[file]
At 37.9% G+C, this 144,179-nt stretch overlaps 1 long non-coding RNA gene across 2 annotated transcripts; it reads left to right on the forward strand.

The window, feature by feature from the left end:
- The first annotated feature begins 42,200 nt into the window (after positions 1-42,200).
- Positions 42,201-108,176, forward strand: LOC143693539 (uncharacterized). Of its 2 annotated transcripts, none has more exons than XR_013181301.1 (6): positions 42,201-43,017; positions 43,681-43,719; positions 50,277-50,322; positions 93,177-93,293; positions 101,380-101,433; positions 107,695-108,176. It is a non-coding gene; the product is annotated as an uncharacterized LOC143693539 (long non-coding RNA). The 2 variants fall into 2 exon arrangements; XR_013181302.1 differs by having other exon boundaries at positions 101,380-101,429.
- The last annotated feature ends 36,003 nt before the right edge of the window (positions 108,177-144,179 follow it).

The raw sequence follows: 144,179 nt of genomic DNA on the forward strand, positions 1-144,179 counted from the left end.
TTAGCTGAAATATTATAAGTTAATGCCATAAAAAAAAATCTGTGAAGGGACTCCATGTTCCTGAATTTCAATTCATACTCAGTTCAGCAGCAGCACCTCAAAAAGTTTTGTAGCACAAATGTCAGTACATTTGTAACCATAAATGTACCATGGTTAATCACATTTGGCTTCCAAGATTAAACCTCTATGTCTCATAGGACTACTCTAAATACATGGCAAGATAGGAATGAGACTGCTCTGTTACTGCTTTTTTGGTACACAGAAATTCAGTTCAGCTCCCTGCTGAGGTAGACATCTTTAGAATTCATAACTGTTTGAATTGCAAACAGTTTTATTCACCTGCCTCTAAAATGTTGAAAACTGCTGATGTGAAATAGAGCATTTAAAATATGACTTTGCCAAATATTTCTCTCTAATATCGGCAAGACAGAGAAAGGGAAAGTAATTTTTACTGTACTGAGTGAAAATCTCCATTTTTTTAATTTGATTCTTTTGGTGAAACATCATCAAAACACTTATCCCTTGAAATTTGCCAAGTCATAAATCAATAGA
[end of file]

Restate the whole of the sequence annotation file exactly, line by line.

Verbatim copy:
At 37.9% G+C, this 144,179-nt stretch overlaps 1 long non-coding RNA gene across 2 annotated transcripts; it reads left to right on the forward strand.

The window, feature by feature from the left end:
- The first annotated feature begins 42,200 nt into the window (after positions 1-42,200).
- Positions 42,201-108,176, forward strand: LOC143693539 (uncharacterized). Of its 2 annotated transcripts, none has more exons than XR_013181301.1 (6): positions 42,201-43,017; positions 43,681-43,719; positions 50,277-50,322; positions 93,177-93,293; positions 101,380-101,433; positions 107,695-108,176. It is a non-coding gene; the product is annotated as an uncharacterized LOC143693539 (long non-coding RNA). The 2 variants fall into 2 exon arrangements; XR_013181302.1 differs by having other exon boundaries at positions 101,380-101,429.
- The last annotated feature ends 36,003 nt before the right edge of the window (positions 108,177-144,179 follow it).

The raw sequence follows: 144,179 nt of genomic DNA on the forward strand, positions 1-144,179 counted from the left end.
TTAGCTGAAATATTATAAGTTAATGCCATAAAAAAAAATCTGTGAAGGGACTCCATGTTCCTGAATTTCAATTCATACTCAGTTCAGCAGCAGCACCTCAAAAAGTTTTGTAGCACAAATGTCAGTACATTTGTAACCATAAATGTACCATGGTTAATCACATTTGGCTTCCAAGATTAAACCTCTATGTCTCATAGGACTACTCTAAATACATGGCAAGATAGGAATGAGACTGCTCTGTTACTGCTTTTTTGGTACACAGAAATTCAGTTCAGCTCCCTGCTGAGGTAGACATCTTTAGAATTCATAACTGTTTGAATTGCAAACAGTTTTATTCACCTGCCTCTAAAATGTTGAAAACTGCTGATGTGAAATAGAGCATTTAAAATATGACTTTGCCAAATATTTCTCTCTAATATCGGCAAGACAGAGAAAGGGAAAGTAATTTTTACTGTACTGAGTGAAAATCTCCATTTTTTTAATTTGATTCTTTTGGTGAAACATCATCAAAACACTTATCCCTTGAAATTTGCCAAGTCATAAATCAATAGA